Advertising is a powerful tool. It can exhilarate, educate, strike a debate, titillate and definitely irritate. As far as irritation goes, the prize goes to the latest Vodafone ad – four generations in a family end up singing kabhi kabhi mere dil mein song – which puts my hair on edge. I hear it and my synapses short circuit themselves.
Or maybe it has something to do with Vodafone: I have been suspicious of the company ever since they took over Hutch and put that cute pug in a kennel. While the Hutch ad touched many hearts – what with the little dog following the little boy, stumbling over steps, sleeping in his bed and all – the Vodafone version gave me nightmares. So here was the faithful little pup looking for its master, searching, seeking, hopelessly lost…
And what happens next? His master deserts him and he ends up in a kennel. Chop, chop, finito. Downright despairing and should have warned us of what to expect from Vodafone: Bad connectivity, bad customer service, bill goof-ups and fraud and too many calls from too many people on all bad times. Anyway.
As much as I love good ads and will watch them without changing channels –compulsive-channel-changing is anyway a man-disease, they just LOVE pushing buttons me thinks – bad ads seriously put me off. Like the stupid ads on sanitary napkins that show women having this sudden urge to perform furious acrobatic feats just when they are having their period. Dude, it does not happen, even if said napkin is more comfortable than your girlfriend’s bosom, there is something called period cramps. Had even written a post on stinky pad ads (pun unintended) three years back – called the Period Piece – you can read it here.
Ads are powerful because they have the ability to influence thinking. Whether you buy a product or not, ads leave behind an impression. Or create and propagate one.
So it’s somewhat disturbing when driving down the road you see a billboard with an Indian guy posing with two semi-nude women, both ‘white’ chicks. Turn a magazine page and you will have another ad with a woman suggestively licking an ice cream, again a ‘white’ chick. An advertisement for a deodorant where miraculously the guy gets many girls after he sprays himself (er, with the deodorant that is); the girls are all skimpily clad and white.
Or for that matter event invites on Facebook. ‘Come to the expat night’ at so-and-so place and the invite-image is that of a white girl’s torso, lots of thigh and cleavage. Or profile pictures and party pictures where most DJs will be seen posing with ‘expat’ girls; most of them white, drunk and showing skin. Or the photographer who pastes his ‘work’ on the Funwall: “My job is to click beautiful women” his message reads. All pictures are those of anorexic, suspect-age (under 17) ‘models’, all white and barely clad. The venerable Amitabh Bachchan does a music video (Eer, Beer, fatteh anyone?) and shimmies with white girls. Akshay Kumar’s videos from his fun movies have ALL ‘foreign’ chicks in negligees and negligent clothing. WHY just the white girls? I have white girls as friends and most come from families that could have been mine. I also know Indian girls who do things that would put a whole lot of ‘coloured’ (and I mean other colours than brown) to shame. So while certain Indian ads and movies promote the ‘white girls are easy’ image, our glorified item-girl Shilpa Shetty becomes the epitome of Indian womanhood. Ah what grace, what beauty, what culture.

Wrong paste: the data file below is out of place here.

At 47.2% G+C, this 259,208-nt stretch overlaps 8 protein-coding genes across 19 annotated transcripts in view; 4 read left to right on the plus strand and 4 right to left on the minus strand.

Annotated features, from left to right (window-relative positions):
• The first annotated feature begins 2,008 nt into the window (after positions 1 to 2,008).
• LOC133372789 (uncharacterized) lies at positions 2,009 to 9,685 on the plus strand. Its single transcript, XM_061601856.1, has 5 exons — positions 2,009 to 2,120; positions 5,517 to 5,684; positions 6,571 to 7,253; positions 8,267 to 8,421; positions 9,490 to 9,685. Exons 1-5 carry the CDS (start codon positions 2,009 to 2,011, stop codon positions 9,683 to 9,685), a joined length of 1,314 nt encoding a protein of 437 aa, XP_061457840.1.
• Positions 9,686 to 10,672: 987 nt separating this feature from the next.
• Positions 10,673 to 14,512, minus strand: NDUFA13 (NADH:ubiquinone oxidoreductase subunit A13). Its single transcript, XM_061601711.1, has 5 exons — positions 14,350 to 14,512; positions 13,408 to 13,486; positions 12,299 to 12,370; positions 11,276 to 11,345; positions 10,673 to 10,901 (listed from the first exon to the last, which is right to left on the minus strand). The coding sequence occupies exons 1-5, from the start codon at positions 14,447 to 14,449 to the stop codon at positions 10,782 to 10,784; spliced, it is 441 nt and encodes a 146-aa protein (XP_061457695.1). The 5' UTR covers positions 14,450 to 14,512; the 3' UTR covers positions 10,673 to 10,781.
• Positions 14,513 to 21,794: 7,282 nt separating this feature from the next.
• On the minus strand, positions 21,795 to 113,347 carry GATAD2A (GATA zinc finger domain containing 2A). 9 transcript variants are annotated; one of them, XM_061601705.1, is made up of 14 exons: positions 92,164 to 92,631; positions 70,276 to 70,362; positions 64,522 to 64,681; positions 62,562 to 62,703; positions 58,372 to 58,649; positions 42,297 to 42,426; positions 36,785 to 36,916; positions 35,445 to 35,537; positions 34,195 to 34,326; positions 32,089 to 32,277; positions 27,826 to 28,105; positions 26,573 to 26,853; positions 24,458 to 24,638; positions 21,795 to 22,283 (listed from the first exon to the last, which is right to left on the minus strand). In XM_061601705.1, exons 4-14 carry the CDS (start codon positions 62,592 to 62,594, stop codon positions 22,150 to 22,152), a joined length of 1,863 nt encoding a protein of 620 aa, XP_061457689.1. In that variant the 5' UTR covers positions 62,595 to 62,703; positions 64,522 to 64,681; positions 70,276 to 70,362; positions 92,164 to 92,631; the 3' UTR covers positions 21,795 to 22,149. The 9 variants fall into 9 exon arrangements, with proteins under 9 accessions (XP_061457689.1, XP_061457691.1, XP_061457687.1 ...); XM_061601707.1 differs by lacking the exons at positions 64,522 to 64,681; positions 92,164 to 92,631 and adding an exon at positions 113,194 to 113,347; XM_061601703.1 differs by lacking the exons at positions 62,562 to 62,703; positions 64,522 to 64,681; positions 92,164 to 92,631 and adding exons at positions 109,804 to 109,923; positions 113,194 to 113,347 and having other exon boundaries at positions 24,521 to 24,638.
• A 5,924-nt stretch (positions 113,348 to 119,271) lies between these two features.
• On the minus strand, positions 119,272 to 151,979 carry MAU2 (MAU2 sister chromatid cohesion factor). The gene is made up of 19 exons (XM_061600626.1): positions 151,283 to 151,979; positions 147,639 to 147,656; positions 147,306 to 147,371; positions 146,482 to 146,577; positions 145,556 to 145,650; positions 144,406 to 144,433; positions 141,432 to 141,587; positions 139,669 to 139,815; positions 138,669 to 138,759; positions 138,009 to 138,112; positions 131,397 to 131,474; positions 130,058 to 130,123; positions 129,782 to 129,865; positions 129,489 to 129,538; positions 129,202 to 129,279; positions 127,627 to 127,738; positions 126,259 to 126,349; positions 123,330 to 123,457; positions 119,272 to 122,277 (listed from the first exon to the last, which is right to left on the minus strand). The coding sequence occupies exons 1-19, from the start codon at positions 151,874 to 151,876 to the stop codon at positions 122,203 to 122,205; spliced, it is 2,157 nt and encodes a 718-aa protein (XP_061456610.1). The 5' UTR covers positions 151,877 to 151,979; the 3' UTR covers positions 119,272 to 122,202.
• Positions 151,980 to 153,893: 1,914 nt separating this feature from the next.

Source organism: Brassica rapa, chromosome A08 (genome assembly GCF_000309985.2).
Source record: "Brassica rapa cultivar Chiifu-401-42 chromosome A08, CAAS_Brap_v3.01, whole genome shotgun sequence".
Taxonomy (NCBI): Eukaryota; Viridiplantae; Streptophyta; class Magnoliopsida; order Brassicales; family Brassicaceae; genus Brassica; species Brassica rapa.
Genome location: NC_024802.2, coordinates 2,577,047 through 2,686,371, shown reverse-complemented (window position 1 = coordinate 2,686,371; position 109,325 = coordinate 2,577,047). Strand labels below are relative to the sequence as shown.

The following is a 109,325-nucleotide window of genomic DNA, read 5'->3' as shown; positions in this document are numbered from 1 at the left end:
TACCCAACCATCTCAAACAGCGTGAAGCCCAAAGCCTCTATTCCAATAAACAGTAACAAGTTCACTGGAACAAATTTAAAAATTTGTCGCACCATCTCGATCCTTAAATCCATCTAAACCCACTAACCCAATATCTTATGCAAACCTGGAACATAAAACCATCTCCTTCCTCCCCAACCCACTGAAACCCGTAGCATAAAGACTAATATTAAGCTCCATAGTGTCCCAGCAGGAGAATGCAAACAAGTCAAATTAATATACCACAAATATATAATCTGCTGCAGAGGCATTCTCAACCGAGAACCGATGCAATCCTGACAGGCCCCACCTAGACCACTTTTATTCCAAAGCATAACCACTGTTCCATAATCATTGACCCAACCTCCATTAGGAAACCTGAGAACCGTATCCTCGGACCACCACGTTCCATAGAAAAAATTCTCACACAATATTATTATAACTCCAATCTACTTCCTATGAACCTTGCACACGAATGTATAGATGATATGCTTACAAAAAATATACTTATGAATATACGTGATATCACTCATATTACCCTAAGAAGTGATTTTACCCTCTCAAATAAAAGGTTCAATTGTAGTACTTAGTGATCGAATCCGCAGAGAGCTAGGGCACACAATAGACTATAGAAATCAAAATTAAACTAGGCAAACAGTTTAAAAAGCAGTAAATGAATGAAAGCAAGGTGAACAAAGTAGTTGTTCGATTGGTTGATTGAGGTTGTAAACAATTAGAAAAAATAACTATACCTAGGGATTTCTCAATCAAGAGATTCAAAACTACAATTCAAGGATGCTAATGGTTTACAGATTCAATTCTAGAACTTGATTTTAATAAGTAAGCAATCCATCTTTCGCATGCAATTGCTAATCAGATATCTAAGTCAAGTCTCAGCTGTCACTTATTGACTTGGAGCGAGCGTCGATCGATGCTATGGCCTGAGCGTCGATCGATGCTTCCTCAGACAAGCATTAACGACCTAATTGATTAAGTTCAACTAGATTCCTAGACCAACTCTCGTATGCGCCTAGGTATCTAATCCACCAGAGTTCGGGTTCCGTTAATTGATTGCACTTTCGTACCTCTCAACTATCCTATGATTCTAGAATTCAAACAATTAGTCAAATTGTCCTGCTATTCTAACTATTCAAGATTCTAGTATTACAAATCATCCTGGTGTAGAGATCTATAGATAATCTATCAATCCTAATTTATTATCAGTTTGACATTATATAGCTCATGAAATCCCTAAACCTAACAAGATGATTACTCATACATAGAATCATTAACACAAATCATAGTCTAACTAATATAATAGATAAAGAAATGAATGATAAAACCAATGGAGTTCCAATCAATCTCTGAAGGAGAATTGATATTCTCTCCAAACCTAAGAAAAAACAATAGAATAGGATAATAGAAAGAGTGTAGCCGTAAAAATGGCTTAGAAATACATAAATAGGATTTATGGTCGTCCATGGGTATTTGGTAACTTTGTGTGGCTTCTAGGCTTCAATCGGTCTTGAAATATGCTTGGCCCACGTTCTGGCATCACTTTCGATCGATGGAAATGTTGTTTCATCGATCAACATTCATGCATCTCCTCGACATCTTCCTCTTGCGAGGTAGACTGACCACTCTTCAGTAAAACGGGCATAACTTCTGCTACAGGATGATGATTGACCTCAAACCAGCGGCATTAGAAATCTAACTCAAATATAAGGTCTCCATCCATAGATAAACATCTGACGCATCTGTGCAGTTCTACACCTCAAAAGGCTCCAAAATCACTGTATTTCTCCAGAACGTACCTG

Even as I am writing this piece, there’s a news flash on my computer: Three Indian Army officers detained in Kinshasa, South Africa for the rape of a woman. Meanwhile the investigation into the Goa murder of 15-year-old Briton, Scarlette Keeling continues… Apparently she was into drugs, sex and a ‘fast’ life: Recipes for asking for rape and murder if you ask certain Indian authorities.
(News update: The army officers have been cleared of charges. News report here.)
CNN-IBN’s prime time show, Face The Nation, posed the question: ‘Are foreign tourists victims of an image trap’? The survey result: 94 per cent said yes, and 6 per cent said no. Meanwhile officials and ministers say that foreign tourists coming into India, especially women, should be more careful. “There are women lying naked on the beaches”, says one minister. Since Goa does not have nude beaches perhaps that is pushing the limit. What about bikinis and beachwear? Won’t saris in the sea/ocean cause more drowning? What about the women who are molested even when they are NOT in beachwear?
What ‘image trap’ are we talking about? Is it against white women? Skimpily clad women? JUST women? Is it the advertisers and movie industry that are promoting this? Or does it have to do with the fact that you can do anything to any woman and it will become prime time news and nothing beyond that… because we always end up blaming the victim? She ASKED for it? It’s not just India or Indian ads and movies. Check this ad (now withdrawn) by Dolce & Gabbana. Women, kids and dogs sell products. Apparently even gang rape does.